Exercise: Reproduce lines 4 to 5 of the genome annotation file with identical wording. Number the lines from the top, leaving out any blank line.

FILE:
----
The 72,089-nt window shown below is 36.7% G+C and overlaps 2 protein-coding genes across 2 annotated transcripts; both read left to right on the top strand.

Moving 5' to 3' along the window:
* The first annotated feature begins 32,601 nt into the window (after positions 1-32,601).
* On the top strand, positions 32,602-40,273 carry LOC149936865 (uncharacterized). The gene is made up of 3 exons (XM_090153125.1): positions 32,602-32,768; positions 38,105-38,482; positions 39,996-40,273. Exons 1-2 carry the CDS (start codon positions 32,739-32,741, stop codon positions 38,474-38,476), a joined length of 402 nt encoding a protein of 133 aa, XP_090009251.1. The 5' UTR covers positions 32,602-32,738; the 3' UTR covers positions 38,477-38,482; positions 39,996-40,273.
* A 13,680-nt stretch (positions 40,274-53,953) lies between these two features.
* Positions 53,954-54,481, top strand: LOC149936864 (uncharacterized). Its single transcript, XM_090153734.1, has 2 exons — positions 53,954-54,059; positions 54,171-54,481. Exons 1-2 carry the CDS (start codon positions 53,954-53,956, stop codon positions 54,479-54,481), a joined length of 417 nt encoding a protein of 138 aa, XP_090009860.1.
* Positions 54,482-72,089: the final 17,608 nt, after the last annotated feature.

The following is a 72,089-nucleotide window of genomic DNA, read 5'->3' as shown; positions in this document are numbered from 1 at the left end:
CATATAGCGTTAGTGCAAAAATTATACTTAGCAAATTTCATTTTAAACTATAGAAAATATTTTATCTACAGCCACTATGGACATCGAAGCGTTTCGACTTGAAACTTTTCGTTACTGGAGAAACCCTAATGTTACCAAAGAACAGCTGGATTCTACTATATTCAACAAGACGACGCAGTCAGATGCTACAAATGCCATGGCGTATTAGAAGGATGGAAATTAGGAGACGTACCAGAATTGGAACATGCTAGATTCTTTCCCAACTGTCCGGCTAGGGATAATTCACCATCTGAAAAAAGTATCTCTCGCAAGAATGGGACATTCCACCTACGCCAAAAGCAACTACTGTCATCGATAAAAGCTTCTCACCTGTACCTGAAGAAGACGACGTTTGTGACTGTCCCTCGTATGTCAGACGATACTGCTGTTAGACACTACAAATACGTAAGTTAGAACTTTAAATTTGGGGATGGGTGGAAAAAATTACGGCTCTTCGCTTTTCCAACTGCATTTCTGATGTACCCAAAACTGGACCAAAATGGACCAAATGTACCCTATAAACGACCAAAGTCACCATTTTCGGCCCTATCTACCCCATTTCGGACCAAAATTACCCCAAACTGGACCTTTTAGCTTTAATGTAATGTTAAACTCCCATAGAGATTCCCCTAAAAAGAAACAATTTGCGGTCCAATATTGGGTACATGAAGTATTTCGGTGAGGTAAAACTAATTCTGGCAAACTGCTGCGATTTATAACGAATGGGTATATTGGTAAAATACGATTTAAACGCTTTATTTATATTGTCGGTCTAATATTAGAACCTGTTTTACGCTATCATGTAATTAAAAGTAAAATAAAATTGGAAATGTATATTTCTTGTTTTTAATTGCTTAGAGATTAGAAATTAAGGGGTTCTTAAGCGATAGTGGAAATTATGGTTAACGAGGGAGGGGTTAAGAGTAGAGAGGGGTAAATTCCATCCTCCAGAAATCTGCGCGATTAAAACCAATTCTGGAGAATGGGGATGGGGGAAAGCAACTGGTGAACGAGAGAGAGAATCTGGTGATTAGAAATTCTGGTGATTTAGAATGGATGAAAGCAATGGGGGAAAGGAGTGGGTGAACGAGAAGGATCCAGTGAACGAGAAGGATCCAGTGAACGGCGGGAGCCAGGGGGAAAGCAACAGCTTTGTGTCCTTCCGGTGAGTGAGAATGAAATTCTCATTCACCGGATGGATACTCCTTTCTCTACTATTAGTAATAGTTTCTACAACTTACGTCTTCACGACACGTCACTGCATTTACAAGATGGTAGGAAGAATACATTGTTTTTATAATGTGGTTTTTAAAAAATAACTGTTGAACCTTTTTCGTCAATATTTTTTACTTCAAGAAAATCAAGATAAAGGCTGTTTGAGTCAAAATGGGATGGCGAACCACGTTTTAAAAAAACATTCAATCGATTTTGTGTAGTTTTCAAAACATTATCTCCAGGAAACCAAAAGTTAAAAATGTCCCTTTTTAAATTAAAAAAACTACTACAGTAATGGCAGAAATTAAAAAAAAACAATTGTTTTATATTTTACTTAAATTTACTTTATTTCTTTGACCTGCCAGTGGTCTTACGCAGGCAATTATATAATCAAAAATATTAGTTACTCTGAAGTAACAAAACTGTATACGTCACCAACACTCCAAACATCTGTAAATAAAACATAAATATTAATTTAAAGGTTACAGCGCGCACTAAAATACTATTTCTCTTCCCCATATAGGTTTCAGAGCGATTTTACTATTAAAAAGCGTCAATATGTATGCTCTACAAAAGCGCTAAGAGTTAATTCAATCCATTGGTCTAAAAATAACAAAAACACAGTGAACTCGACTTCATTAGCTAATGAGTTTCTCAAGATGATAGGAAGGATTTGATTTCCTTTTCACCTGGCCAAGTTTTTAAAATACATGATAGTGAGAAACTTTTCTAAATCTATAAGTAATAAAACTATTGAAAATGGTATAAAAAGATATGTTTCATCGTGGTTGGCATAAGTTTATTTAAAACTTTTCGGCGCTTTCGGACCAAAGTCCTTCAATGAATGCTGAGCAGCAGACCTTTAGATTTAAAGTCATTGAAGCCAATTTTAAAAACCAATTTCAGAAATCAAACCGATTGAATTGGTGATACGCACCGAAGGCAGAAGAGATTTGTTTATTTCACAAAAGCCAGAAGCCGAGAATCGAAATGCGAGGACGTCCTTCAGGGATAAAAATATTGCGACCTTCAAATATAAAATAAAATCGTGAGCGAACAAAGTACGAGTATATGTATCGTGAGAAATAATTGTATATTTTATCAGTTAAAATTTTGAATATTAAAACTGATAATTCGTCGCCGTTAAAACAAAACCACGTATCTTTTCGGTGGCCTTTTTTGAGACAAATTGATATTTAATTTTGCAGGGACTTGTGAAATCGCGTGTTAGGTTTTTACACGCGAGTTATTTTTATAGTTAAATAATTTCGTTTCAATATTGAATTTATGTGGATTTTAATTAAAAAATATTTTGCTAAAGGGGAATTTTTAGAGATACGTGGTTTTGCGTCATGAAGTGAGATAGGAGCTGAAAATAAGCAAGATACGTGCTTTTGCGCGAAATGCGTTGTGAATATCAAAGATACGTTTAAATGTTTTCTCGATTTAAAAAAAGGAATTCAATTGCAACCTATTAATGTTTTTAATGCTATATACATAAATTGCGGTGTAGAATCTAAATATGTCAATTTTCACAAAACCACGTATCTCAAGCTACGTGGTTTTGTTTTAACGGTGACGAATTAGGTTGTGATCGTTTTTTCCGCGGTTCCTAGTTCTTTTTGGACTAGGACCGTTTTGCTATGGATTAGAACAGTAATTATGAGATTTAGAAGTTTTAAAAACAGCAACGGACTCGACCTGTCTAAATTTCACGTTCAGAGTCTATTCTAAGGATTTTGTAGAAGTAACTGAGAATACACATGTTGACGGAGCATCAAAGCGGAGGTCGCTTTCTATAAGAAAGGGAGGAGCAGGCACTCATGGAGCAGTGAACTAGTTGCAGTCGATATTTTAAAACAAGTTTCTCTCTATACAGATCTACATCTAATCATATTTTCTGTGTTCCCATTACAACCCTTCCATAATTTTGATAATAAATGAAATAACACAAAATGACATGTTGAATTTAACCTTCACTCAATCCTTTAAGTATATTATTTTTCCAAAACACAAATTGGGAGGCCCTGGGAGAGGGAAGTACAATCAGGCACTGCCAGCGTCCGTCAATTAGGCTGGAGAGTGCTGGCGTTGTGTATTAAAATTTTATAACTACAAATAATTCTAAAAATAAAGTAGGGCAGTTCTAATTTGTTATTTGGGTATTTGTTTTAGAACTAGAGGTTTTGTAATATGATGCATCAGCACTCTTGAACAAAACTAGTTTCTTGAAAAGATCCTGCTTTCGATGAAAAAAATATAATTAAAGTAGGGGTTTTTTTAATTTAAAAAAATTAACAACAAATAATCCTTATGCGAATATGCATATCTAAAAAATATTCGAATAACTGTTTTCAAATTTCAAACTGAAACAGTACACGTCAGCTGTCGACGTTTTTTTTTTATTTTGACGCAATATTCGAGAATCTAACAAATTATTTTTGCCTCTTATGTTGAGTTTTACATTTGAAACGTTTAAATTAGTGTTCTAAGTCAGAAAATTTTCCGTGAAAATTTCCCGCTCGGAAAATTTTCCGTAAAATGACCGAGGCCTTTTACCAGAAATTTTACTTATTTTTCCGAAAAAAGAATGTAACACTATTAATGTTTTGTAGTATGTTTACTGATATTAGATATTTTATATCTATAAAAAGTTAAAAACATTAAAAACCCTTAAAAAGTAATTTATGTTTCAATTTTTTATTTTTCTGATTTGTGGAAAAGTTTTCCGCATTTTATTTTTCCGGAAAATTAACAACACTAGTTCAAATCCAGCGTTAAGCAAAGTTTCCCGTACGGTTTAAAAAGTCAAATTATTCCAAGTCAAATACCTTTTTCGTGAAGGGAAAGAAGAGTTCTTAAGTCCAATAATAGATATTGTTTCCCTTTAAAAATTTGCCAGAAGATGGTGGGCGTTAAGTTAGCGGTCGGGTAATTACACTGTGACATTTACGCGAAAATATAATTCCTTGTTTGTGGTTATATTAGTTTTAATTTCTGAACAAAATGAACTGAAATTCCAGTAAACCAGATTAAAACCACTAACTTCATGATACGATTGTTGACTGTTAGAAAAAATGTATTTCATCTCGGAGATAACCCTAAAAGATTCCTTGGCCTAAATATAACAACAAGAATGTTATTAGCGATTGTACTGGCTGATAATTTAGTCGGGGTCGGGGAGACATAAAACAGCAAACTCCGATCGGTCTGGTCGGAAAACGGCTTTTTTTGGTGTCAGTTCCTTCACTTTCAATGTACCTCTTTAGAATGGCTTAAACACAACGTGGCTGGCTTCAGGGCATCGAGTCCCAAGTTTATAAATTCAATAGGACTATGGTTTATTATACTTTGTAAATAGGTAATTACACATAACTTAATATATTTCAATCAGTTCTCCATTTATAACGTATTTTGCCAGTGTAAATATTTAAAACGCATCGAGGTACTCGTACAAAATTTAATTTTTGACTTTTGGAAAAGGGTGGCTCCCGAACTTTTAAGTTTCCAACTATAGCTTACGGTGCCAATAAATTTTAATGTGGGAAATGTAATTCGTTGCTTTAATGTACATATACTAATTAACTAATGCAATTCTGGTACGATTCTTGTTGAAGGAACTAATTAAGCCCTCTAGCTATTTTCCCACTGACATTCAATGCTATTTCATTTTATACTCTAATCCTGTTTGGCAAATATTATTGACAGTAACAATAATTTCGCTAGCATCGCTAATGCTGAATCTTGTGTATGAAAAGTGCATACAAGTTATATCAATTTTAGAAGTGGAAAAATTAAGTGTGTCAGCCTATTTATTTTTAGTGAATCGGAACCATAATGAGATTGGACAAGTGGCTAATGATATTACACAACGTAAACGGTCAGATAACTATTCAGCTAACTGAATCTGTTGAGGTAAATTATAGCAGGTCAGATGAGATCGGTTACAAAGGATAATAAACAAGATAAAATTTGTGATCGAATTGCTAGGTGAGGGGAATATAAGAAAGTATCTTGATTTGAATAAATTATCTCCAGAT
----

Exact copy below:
* On the top strand, positions 32,602-40,273 carry LOC149936865 (uncharacterized). The gene is made up of 3 exons (XM_090153125.1): positions 32,602-32,768; positions 38,105-38,482; positions 39,996-40,273. Exons 1-2 carry the CDS (start codon positions 32,739-32,741, stop codon positions 38,474-38,476), a joined length of 402 nt encoding a protein of 133 aa, XP_090009251.1. The 5' UTR covers positions 32,602-32,738; the 3' UTR covers positions 38,477-38,482; positions 39,996-40,273.
* A 13,680-nt stretch (positions 40,274-53,953) lies between these two features.